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Cloud Resolving Models: Their development and their use in parametrization development Richard Forbes, Adrian Tompkins.

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Presentation on theme: "Cloud Resolving Models: Their development and their use in parametrization development Richard Forbes, Adrian Tompkins."— Presentation transcript:

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2 Cloud Resolving Models: Their development and their use in parametrization development Richard Forbes, Adrian Tompkins Adrian Tompkins

3 2 Outline 1.Why were cloud resolving models (CRMs) conceived? 2.What do they consist of? 3.How have they developed? 4.To which purposes have they been applied? 5.What is their future?

4 3 In the early 1960s there were three sources of information concerning cumulus clouds –Direct observations E.G: Warner (1952) Limited coverage of a few variables Why were cloud resolving models conceived?

5 4 In the early 1960s there were three sources of information concerning cumulus clouds –Direct observations –Laboratory Studies Realism of laboratory studies? Difficulty of incorporating latent heating effects Turner (1963) Why were cloud resolving models conceived?

6 5 In the early 1960s there were three sources of information concerning cumulus clouds –Direct observations –Laboratory Studies –Theoretical Studies Linear perturbation theories Quickly becomes difficult to obtain analytical solutions when attempting to increase realism of the model Why were cloud resolving models conceived?

7 6 In the early 1960s there were three sources of information concerning cumulus clouds –Laboratory Studies –Theoretical Studies –Analytical Studies Obvious complementary role for Numerical simulation of convective clouds –Numerical integration of complete equation set –Allowing more complete view of simulated convection Why were cloud resolving models conceived?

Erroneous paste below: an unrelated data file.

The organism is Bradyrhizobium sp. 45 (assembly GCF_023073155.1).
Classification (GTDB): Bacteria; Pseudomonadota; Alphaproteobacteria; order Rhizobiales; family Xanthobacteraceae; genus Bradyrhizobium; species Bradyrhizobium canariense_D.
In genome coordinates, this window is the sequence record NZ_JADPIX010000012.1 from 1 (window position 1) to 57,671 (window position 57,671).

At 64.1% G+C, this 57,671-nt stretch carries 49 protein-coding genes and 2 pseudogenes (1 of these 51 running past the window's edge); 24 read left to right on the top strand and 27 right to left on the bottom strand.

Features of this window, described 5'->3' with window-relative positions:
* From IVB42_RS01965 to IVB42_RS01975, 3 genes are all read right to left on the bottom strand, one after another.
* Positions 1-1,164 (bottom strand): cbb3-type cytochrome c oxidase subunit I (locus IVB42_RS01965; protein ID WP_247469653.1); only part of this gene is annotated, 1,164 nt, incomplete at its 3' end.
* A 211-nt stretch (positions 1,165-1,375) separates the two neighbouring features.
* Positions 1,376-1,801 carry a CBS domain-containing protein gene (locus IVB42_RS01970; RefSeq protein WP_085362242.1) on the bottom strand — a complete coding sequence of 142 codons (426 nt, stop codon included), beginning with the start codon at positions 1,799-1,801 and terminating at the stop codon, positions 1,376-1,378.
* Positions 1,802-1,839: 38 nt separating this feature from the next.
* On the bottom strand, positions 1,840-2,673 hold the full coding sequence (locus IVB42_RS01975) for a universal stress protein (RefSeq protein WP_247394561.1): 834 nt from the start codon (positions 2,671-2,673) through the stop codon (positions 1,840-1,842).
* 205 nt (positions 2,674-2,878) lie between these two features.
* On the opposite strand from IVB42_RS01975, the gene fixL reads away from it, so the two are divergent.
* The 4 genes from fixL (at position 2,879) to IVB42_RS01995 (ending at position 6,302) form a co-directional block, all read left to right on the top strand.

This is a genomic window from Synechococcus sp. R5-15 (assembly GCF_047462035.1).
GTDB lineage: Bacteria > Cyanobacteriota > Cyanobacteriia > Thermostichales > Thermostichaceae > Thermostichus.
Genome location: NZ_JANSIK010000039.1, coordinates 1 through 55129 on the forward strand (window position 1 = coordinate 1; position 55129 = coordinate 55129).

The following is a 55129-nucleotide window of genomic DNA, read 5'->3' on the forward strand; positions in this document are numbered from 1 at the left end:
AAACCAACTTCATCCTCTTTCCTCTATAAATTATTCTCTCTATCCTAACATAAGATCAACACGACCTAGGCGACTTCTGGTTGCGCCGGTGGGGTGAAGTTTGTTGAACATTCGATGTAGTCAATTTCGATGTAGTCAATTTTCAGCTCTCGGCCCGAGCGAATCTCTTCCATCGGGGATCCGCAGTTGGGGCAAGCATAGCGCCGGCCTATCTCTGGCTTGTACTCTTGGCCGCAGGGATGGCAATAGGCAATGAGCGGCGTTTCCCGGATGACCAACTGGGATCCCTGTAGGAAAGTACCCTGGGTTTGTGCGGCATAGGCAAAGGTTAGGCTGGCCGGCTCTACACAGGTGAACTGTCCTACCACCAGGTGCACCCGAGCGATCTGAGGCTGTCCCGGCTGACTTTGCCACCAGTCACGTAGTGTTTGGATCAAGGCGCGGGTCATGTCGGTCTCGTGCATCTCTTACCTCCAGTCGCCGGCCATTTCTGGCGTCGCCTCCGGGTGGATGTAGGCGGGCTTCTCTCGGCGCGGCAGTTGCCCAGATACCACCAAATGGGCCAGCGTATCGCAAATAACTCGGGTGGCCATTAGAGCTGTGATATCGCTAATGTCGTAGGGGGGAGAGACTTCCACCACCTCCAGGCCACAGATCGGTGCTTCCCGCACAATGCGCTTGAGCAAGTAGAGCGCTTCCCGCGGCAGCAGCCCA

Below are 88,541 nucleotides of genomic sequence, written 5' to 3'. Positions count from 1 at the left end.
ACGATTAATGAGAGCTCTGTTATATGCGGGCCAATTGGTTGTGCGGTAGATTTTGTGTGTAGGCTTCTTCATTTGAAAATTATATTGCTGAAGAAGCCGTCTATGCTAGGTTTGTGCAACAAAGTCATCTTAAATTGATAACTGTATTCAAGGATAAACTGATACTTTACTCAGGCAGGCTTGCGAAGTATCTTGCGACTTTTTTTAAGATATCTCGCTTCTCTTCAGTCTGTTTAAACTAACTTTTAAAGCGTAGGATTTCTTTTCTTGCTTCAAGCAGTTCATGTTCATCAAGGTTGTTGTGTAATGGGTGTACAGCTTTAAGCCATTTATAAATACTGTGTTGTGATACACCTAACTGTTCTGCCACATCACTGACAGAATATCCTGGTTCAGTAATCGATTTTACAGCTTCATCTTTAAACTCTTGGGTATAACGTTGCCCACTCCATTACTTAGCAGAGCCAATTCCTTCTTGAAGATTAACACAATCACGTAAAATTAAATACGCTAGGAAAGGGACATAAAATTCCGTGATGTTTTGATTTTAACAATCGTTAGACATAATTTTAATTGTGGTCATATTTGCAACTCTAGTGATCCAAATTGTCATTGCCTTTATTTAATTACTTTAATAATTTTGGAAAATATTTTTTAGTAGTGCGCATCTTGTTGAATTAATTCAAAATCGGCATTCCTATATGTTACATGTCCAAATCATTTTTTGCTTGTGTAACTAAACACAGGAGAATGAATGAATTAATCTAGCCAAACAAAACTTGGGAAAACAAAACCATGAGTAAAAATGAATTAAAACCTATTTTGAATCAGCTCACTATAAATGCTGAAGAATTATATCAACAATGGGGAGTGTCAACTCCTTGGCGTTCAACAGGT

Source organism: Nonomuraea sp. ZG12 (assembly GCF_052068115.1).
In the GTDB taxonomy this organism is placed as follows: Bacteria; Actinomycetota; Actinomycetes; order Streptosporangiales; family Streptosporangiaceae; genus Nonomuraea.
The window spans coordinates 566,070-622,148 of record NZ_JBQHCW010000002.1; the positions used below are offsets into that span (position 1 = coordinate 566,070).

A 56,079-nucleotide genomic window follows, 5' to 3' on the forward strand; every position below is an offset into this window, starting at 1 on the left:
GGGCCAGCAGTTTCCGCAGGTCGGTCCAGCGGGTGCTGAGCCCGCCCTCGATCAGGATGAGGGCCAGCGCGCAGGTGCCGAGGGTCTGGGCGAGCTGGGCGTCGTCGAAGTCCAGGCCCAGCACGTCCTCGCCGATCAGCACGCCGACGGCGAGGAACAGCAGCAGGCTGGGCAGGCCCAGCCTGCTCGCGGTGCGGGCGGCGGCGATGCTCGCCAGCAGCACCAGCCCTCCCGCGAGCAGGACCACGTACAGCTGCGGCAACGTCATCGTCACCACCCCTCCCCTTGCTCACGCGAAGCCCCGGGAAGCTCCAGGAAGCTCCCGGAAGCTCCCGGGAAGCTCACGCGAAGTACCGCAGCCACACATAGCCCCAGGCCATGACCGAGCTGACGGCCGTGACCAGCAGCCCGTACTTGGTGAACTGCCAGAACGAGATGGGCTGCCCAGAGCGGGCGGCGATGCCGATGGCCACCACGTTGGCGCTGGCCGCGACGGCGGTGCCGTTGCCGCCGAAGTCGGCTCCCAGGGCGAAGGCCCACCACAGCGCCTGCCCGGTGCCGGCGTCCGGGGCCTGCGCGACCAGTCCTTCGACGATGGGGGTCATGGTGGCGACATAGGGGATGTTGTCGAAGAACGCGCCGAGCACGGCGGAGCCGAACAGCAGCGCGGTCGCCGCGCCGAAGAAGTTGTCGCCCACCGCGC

8 7 Outline 1.Why were cloud resolving models conceived? 2.What do they consist of ?

9 8 What is a CRM? The concept GCM grid too coarse to resolve convection - Convective motions must be parametrized GCM Grid cell ~100km In a cloud resolving model, the momentum equations are solved on a finer mesh, so that the dynamic motions of convection are explicitly represented. But, with current computers this can only be accomplished on limited area domains, not globally!

10 9 What is a CRM? The physics dynamics radiation turbulence microphysics SW IR 1. Momentum equations surface fluxes 2. Turbulence Scheme 5. Surface Fluxes 3. Microphysics 4. Radiation?

11 10 What is a CRM? The Issues 1. RESOLUTION: Dependence on turbulence formulation DOMAIN SIZE: Purpose of simulation. 3. LARGE-SCALE FLOW? Reproduction of observations? Lateral BCs. 4. DIMENSIONALITY: 2 or 3 dimensional dynamics? TIME: Length of integration. 5

12 11 Lateral Boundary Conditions W Early models used impenetrable Lateral Boundary Conditions L Cloud development near boundaries affected by their presence No longer in use Periodic Boundary Conditions J Easy to implement J Model boundaries are invisible L No mean ascent is allowable (W=0) Open Boundary Conditions J Mean vertical motion is unconstrained L Very difficult to avoid all wave reflection at boundaries L Difficult to implement, also need to specific BCs

13 12 Spatial and Temporal Scales? 1. O(1km) 1. Deep convective updraughts 2. O(100m) 2. Turbulent Eddies 3. O(10km ) 3. Anvil cloud associated with one event 4. O(1000km ) 4. Mesoscale convective systems, Squall lines, organised convection ~30 minutes days-weeks

14 13 DYNAMICAL CORE MICROPHYSICS (ice and liquid phases) SUBGRID-SCALE TURBULENCE BOUNDARY CONDITIONS RADIATION (sometimes - Expensive!) Open or periodic Lateral BCs Lower boundary surface fluxes Upper boundary Newtonian damping (to prevent wave reflection) What do they consist of ?